The Caribbean region is actually made up of some 7,000 islands which are commonly known as the West Indies. The 'Caribbean' usually refers to the Caribbean Sea, the actual Caribbean islands and the coasts which sit on the Caribbean Sea. The area was named the West Indies in 1492 after explorer Christopher Columbus thought he had landed in Asia, in the Indies.
The largest island group is the Antilles which is divided into the Greater Antilles and Lesser Antilles. The Greater Antilles is made up of Cuba, Jamaica, Puerto Rico and Hispaniola, which is Haiti and Dominican Republic and in fact the Greater Antilles accounts for around ninety percent of the total land in the whole of the West Indies.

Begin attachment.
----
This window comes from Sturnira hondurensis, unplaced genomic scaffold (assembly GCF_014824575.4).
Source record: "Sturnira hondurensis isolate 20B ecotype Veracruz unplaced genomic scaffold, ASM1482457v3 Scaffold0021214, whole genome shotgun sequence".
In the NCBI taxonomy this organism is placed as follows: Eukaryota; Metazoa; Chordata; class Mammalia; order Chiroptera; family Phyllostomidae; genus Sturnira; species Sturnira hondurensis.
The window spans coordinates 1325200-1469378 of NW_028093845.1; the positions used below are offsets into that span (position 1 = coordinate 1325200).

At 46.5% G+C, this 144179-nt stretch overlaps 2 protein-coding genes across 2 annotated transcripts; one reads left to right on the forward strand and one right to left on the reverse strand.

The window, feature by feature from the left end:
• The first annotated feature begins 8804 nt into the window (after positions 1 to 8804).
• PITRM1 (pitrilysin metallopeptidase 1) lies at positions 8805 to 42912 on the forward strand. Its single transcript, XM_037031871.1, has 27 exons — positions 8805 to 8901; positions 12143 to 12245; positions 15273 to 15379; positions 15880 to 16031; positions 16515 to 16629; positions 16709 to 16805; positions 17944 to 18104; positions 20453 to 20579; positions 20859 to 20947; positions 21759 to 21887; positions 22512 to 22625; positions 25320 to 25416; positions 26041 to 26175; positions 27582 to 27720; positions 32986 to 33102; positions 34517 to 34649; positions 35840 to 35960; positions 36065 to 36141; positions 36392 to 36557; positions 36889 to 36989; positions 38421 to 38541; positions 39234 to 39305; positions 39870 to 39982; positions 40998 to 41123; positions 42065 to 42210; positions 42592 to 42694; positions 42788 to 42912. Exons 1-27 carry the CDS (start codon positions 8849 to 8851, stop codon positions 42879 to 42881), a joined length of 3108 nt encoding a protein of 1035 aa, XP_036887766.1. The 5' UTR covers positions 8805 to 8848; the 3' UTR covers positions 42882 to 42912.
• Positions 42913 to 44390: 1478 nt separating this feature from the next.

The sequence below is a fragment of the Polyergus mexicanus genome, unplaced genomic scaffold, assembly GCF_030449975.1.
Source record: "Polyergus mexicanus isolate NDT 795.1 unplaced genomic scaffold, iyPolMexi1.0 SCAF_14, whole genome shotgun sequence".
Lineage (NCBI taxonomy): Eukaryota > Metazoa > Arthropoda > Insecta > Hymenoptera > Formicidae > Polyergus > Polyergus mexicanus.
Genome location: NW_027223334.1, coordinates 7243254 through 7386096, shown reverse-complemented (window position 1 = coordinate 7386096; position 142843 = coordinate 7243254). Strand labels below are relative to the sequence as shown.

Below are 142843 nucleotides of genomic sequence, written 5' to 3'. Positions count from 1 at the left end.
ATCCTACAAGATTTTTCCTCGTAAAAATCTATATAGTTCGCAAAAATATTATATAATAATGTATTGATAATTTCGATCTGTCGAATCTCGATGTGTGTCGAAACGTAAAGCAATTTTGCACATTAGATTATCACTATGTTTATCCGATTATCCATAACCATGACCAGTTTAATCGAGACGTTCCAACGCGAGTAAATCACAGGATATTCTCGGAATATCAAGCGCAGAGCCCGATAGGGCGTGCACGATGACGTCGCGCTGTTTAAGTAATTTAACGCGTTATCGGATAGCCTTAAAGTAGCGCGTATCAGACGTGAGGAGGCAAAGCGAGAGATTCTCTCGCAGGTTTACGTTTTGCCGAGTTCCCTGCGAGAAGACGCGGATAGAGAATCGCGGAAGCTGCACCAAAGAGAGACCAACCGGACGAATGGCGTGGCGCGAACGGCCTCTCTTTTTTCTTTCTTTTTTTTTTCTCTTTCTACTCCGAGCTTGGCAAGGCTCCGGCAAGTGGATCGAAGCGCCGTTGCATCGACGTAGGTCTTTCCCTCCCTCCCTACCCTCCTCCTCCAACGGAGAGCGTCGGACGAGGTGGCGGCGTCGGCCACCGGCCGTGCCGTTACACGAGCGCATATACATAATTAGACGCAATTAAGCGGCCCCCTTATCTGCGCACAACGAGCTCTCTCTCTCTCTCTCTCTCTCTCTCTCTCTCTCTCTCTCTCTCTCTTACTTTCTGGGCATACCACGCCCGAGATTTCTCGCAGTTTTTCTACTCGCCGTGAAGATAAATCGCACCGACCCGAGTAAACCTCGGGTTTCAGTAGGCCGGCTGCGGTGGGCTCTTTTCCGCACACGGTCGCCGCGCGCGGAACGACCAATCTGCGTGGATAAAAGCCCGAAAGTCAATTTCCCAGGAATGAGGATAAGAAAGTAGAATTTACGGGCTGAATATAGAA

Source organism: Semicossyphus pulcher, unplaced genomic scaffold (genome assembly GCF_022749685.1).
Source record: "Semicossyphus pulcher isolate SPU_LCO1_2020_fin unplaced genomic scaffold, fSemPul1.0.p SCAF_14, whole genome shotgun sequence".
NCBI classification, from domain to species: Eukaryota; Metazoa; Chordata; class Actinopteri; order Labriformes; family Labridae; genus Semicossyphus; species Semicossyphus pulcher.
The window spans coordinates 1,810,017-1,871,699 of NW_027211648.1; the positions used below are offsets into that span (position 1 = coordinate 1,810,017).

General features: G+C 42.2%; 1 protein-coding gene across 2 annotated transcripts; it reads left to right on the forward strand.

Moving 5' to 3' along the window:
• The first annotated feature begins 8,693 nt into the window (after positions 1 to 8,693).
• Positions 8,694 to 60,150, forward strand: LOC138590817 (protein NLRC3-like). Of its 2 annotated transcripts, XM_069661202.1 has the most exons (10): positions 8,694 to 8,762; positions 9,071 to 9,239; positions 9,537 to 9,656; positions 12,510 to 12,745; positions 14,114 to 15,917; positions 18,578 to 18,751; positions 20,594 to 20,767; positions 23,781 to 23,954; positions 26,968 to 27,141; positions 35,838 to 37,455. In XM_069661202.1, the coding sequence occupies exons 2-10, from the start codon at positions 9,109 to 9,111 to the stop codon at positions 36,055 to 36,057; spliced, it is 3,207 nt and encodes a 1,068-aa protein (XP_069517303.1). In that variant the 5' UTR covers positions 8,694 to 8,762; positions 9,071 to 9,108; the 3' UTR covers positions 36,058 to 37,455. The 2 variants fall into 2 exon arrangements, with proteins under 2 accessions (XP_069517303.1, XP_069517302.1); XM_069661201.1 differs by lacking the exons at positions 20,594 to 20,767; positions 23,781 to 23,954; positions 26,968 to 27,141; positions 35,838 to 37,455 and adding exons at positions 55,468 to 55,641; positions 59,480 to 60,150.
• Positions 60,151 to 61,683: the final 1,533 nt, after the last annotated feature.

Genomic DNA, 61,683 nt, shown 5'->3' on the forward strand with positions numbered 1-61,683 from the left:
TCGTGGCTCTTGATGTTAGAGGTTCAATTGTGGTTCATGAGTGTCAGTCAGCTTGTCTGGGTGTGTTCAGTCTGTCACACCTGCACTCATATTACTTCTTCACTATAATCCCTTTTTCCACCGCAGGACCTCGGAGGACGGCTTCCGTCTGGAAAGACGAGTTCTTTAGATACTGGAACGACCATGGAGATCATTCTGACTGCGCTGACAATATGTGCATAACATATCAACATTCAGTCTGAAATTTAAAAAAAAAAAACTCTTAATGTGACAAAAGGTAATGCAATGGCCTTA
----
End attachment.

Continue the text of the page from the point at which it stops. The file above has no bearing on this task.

The Lesser Antilles comprise the Bahamas, Cayman Islands and Turks and Caicos. The Windward Islands are made up of these islands; Dominica, Martinique, Saint Lucia, Saint Vincent and the Grenadines, Grenada, Barbados and Trinidad and Tobago. Aruba, Curacao and Bonaire make up the Leeward Antilles.
The Leeward Islands are made up of the following islands; US Virgin Islands (Saint Croix, Saint Thomas, Saint John and Water Island), British Virgin Islands (Tortola, Virgin Gorda, Jost Van Dyke and Anegada), Anguilla, Antigua and Barbuda (Antigua, Barbuda, Redonda), Saint Martin/Sint Maarten, Saba, Sint Eustatius, Saint Barthelemy, Saint Kitts and Nevis, Montserrat and Guadeloupe.